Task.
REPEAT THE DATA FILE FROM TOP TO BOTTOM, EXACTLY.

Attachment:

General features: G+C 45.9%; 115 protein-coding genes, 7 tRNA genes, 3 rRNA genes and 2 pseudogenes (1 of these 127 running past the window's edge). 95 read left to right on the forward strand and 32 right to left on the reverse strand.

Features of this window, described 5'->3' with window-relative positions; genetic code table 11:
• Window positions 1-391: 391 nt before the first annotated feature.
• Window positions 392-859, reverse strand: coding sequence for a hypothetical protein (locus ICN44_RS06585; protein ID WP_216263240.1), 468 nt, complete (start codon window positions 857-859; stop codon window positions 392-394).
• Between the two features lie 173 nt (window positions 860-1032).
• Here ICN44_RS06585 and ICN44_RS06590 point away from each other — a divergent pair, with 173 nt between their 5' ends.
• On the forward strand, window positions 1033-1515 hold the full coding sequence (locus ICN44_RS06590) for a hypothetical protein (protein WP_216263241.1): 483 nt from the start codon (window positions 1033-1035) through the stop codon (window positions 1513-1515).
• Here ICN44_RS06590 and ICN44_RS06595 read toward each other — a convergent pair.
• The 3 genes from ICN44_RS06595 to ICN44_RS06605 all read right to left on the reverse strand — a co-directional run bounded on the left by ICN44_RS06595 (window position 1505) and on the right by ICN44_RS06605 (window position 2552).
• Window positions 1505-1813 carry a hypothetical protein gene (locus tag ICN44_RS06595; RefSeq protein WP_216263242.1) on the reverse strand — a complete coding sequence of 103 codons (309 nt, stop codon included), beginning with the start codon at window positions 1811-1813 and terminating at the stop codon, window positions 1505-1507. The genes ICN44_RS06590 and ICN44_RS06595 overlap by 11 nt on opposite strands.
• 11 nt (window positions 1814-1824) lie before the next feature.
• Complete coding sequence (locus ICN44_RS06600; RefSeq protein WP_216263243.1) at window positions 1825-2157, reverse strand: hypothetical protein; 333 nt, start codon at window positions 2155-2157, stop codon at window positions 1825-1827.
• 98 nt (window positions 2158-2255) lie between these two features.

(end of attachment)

General features: G+C 45.9%; 115 protein-coding genes, 7 tRNA genes, 3 rRNA genes and 2 pseudogenes (1 of these 127 running past the window's edge). 95 read left to right on the forward strand and 32 right to left on the reverse strand.

Features of this window, described 5'->3' with window-relative positions; genetic code table 11:
• Window positions 1-391: 391 nt before the first annotated feature.
• Window positions 392-859, reverse strand: coding sequence for a hypothetical protein (locus ICN44_RS06585; protein ID WP_216263240.1), 468 nt, complete (start codon window positions 857-859; stop codon window positions 392-394).
• Between the two features lie 173 nt (window positions 860-1032).
• Here ICN44_RS06585 and ICN44_RS06590 point away from each other — a divergent pair, with 173 nt between their 5' ends.
• On the forward strand, window positions 1033-1515 hold the full coding sequence (locus ICN44_RS06590) for a hypothetical protein (protein WP_216263241.1): 483 nt from the start codon (window positions 1033-1035) through the stop codon (window positions 1513-1515).
• Here ICN44_RS06590 and ICN44_RS06595 read toward each other — a convergent pair.
• The 3 genes from ICN44_RS06595 to ICN44_RS06605 all read right to left on the reverse strand — a co-directional run bounded on the left by ICN44_RS06595 (window position 1505) and on the right by ICN44_RS06605 (window position 2552).
• Window positions 1505-1813 carry a hypothetical protein gene (locus tag ICN44_RS06595; RefSeq protein WP_216263242.1) on the reverse strand — a complete coding sequence of 103 codons (309 nt, stop codon included), beginning with the start codon at window positions 1811-1813 and terminating at the stop codon, window positions 1505-1507. The genes ICN44_RS06590 and ICN44_RS06595 overlap by 11 nt on opposite strands.
• 11 nt (window positions 1814-1824) lie before the next feature.
• Complete coding sequence (locus ICN44_RS06600; RefSeq protein WP_216263243.1) at window positions 1825-2157, reverse strand: hypothetical protein; 333 nt, start codon at window positions 2155-2157, stop codon at window positions 1825-1827.
• 98 nt (window positions 2158-2255) lie between these two features.